Parashat Bamidbar begins with the census that God commanded Moshe to conduct at Mount Sinai approximately one year after the Exodus. Many writers addressed the question as to the purpose of the census, in consideration of the fact that a census had been taken just several months earlier. As we read towards the end of Sefer Shemot (38:25-28), the men among Benei Yisrael were commanded to donate a half-shekel of silver which served both as a means of counting the nation, and to provide the silver needed for the construction of the Mishkan. Now, just several months later, Benei Yisrael are counted again, and the obvious question arises as to why this was necessary. Rashi, in his opening comments to Sefer Bamidbar, writes based on the Midrash that God, in His great love for Benei Yisrael, wanted them to be counted at every significant moment during this early, formative period of their history. He thus ordered that they be counted in preparation for the Mishkan’s construction, which took place after the sin of the golden calf, and now, after the Mishkan was completed and He was establishing His residence among them, He wanted an additional census conducted.
Da’at Zekeinim cites a different answer from Rabbenu Yosef Bekhor Shor, who noted that there was a fundamental difference between the two censuses. At the end of Sefer Shemot, a simple census was taken of the entire nation, while here, in Parashat Bamidbar, the census was taken by tribe. In addition to determining the total number of men in the nation, the census here also counted the population of each individual tribe, as God was now commanding the nation to arrange itself according to tribe around the Mishkan during travel and encampment. Thus, this second census did not simply repeat the first, and it served a different purpose.
We might add that indeed, tribal identity seems to emerge as an important theme in the early part of Sefer Bamidbar, where the Torah tells of Benei Yisrael’s preparations for travel. The book begins with God naming the tribal leaders who were to assist Moshe and Aharon in conducting the census, right away setting a tone of tribal affiliation. We then read the results of the census, which are presented on a tribe-by-tribe basis, and are followed by the description of the nation’s arrangement during encampment and travel, emphasizing each tribe’s population and leader, and that each tribe had its own unique banner. The development of this theme might also answer the question many have asked concerning the special offerings brought by the tribal leaders on the occasion of the Mishkan’s inauguration, which the Torah tells later, in Parashat Naso (chapter 7). Seemingly, this section should have appeared in Sefer Vayikra, specifically, in Parashat Shemini, which tells of the events that took place at the time of the Mishkan’s consecration. The answer, perhaps, is that the theme of tribal affiliation is developed specifically here, in Sefer Bamidbar. Throughout Sefer Shemot and Sefer Vayikra, there is very little mention of the different tribes of Israel; the Torah speaks of Benei Yisrael as a single entity, with only the kohanim being designated for a unique status. Now, in Sefer Bamidbar, the Torah seeks to emphasize the individual identities of all the tribes, and so in this context, it highlights the individual offerings brought by each tribal leader, representing his tribe. Each brought an offering on a separate day, because each tribe was now assuming its unique importance and individual quality.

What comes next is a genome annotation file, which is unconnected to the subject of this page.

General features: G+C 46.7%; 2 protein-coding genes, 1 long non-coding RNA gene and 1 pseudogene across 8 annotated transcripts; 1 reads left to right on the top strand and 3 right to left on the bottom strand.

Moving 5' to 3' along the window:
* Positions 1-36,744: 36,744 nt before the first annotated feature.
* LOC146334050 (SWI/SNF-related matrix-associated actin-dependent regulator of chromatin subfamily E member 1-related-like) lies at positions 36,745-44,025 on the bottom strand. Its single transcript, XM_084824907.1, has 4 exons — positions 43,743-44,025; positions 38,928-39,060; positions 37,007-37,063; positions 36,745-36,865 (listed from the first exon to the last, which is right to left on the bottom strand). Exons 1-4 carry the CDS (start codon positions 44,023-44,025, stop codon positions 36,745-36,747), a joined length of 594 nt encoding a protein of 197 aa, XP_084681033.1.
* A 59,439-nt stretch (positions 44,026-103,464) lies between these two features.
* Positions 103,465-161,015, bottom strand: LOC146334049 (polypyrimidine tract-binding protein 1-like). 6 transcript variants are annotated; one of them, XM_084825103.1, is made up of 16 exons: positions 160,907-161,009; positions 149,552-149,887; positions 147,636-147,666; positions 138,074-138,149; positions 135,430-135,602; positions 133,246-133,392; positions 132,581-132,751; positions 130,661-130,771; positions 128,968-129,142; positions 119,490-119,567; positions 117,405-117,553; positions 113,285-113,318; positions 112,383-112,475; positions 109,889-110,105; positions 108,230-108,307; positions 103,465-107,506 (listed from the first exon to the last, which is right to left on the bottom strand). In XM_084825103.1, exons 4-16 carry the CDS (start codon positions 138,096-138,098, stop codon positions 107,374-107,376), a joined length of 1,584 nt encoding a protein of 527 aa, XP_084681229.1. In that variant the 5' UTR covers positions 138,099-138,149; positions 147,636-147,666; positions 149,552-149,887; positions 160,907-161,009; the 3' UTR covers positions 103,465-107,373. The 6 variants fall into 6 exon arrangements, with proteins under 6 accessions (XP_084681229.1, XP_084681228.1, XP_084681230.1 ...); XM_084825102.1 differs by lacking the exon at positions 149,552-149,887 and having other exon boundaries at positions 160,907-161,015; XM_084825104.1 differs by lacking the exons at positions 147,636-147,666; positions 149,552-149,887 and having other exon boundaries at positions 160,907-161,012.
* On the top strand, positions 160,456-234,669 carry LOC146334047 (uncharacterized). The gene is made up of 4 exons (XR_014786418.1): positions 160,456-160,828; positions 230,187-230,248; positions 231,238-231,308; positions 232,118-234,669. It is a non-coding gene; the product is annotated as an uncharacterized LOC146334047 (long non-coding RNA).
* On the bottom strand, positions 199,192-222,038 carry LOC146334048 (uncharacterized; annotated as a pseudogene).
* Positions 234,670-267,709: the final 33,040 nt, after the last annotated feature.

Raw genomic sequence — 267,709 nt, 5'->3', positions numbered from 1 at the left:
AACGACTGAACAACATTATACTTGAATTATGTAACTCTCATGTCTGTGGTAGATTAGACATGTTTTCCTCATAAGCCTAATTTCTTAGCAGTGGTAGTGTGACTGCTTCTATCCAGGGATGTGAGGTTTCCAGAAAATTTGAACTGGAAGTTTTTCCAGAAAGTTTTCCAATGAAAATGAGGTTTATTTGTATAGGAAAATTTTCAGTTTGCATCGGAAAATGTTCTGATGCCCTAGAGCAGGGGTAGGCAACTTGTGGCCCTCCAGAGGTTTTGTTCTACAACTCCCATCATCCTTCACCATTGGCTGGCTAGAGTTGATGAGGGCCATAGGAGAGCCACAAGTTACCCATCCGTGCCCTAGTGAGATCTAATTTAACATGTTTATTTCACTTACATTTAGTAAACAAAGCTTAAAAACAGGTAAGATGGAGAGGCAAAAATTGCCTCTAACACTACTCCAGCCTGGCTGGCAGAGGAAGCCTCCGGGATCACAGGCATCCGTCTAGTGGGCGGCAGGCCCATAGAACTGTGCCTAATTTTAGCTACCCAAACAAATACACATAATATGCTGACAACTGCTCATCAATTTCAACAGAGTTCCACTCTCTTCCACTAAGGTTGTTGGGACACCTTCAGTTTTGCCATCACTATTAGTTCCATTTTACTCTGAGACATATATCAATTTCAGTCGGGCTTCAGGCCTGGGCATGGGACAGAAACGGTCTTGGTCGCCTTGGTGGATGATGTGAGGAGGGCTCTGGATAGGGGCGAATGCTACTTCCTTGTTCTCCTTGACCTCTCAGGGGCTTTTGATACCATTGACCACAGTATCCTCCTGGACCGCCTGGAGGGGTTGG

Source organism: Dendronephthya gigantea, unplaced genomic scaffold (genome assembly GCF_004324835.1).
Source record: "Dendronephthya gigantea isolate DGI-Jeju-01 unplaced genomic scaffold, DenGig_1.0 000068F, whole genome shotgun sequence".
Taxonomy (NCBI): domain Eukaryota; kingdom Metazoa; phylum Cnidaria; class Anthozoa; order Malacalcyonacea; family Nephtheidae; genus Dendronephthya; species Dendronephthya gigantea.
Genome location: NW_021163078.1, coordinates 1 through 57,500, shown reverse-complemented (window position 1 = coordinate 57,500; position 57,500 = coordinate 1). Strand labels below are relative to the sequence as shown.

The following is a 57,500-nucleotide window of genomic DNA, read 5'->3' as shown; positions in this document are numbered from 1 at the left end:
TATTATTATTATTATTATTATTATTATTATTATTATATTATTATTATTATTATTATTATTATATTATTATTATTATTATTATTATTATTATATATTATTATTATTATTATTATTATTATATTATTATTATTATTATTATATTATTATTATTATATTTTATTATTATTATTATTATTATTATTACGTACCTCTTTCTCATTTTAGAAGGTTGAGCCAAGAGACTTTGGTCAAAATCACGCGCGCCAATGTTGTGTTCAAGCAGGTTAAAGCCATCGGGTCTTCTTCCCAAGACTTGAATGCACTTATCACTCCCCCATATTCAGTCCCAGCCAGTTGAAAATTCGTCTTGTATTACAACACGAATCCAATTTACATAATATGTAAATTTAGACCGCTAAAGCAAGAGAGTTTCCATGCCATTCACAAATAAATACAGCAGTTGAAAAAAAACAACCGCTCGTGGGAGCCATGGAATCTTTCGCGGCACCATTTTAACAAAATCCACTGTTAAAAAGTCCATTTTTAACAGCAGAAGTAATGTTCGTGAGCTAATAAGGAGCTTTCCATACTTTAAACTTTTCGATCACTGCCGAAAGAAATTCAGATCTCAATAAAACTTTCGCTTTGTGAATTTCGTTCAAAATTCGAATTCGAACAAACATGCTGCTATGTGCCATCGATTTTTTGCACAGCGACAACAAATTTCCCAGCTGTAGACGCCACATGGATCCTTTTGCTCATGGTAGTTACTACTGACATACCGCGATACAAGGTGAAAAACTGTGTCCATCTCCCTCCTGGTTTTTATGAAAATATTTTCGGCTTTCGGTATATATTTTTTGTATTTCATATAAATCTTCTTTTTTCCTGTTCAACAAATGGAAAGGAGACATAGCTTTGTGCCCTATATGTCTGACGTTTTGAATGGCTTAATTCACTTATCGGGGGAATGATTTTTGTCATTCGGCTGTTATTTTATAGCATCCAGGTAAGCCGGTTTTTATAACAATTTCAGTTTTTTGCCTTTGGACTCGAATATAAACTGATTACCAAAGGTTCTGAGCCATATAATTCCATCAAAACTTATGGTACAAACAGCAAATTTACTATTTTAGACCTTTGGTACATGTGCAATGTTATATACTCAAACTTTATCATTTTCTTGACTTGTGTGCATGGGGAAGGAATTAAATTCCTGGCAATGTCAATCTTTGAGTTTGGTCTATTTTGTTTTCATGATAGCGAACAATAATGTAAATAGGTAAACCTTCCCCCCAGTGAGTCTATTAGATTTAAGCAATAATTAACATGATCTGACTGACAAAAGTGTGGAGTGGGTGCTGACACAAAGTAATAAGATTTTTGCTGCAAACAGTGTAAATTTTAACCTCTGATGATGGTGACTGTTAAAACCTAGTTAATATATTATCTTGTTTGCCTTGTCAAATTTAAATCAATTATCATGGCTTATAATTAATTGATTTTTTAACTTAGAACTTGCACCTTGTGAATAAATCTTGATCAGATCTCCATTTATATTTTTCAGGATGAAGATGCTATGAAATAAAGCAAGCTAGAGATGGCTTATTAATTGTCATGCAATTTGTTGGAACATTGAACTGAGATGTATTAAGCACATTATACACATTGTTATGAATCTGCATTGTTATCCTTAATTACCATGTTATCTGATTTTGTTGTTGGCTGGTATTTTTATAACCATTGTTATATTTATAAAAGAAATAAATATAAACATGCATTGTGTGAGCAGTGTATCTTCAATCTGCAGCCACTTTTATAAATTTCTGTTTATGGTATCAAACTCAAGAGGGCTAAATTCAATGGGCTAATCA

The likely reason for this emphasis here in Sefer Bamidbar has to do with the fact that Benei Yisrael were now preparing for what was to be their journey to Eretz Yisrael. Although they ended up spending forty years wandering in the wilderness, their departure from Sinai was intended to lead them directly to the Land of Israel, a process that was frustrated by a series of mistakes made by the people, particularly, the sin of the spies. After forging their collective national identity at Mount Sinai, joining together to receive the Torah and then again to construct the Mishkan, the time now came for them to forge individual tribal identities in preparation for their residence in Eretz Yisrael. Whereas in Sinai the people encamped altogether at the foot of the mountain, in the Land of Israel they would be dispersed and divided by vast distances. They would, of course, continue maintaining their collective identity through the Beit Ha-mikdash – the successor, so-to-speak, of the Mishkan – but they would also, by necessity, be required to forge individual geographic identities. Members of each tribe would settle in the same region and develop their own unique qualities and subculture within the multicolored fabric of Am Yisrael. In preparation for this inevitable eventuality, Benei Yisrael already in the wilderness were to travel and encamp according to tribes, and to strongly identify with their individual tribes even as they strongly identified with the collective entity of Benei Yisrael. This sense of tribal affiliation was a vital part of the people’s preparations for entering the Land of Israel, where they would live and serve God both as a single nation and as individual communities.